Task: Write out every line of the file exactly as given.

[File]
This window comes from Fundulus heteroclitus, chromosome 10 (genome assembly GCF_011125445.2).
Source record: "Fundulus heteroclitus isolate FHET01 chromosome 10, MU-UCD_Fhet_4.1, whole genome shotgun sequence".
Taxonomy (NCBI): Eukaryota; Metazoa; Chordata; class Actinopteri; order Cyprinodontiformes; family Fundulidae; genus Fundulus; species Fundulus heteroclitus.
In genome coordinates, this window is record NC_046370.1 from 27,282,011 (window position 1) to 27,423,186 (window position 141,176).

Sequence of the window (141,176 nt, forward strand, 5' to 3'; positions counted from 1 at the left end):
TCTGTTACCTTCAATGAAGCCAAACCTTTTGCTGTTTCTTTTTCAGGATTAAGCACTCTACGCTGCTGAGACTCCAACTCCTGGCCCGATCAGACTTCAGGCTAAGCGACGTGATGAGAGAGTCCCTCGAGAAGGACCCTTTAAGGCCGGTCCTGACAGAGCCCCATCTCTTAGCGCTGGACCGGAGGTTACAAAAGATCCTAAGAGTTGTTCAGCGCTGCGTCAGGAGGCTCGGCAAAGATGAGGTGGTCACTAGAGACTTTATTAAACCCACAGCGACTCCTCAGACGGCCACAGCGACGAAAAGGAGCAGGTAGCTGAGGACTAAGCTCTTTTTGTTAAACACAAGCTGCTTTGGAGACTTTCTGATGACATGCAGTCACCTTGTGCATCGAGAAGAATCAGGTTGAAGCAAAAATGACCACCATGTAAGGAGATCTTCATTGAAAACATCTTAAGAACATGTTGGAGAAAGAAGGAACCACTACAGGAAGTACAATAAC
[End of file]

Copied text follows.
This window comes from Fundulus heteroclitus, chromosome 10 (genome assembly GCF_011125445.2).
Source record: "Fundulus heteroclitus isolate FHET01 chromosome 10, MU-UCD_Fhet_4.1, whole genome shotgun sequence".
Taxonomy (NCBI): Eukaryota; Metazoa; Chordata; class Actinopteri; order Cyprinodontiformes; family Fundulidae; genus Fundulus; species Fundulus heteroclitus.
In genome coordinates, this window is record NC_046370.1 from 27,282,011 (window position 1) to 27,423,186 (window position 141,176).

Sequence of the window (141,176 nt, forward strand, 5' to 3'; positions counted from 1 at the left end):
TCTGTTACCTTCAATGAAGCCAAACCTTTTGCTGTTTCTTTTTCAGGATTAAGCACTCTACGCTGCTGAGACTCCAACTCCTGGCCCGATCAGACTTCAGGCTAAGCGACGTGATGAGAGAGTCCCTCGAGAAGGACCCTTTAAGGCCGGTCCTGACAGAGCCCCATCTCTTAGCGCTGGACCGGAGGTTACAAAAGATCCTAAGAGTTGTTCAGCGCTGCGTCAGGAGGCTCGGCAAAGATGAGGTGGTCACTAGAGACTTTATTAAACCCACAGCGACTCCTCAGACGGCCACAGCGACGAAAAGGAGCAGGTAGCTGAGGACTAAGCTCTTTTTGTTAAACACAAGCTGCTTTGGAGACTTTCTGATGACATGCAGTCACCTTGTGCATCGAGAAGAATCAGGTTGAAGCAAAAATGACCACCATGTAAGGAGATCTTCATTGAAAACATCTTAAGAACATGTTGGAGAAAGAAGGAACCACTACAGGAAGTACAATAAC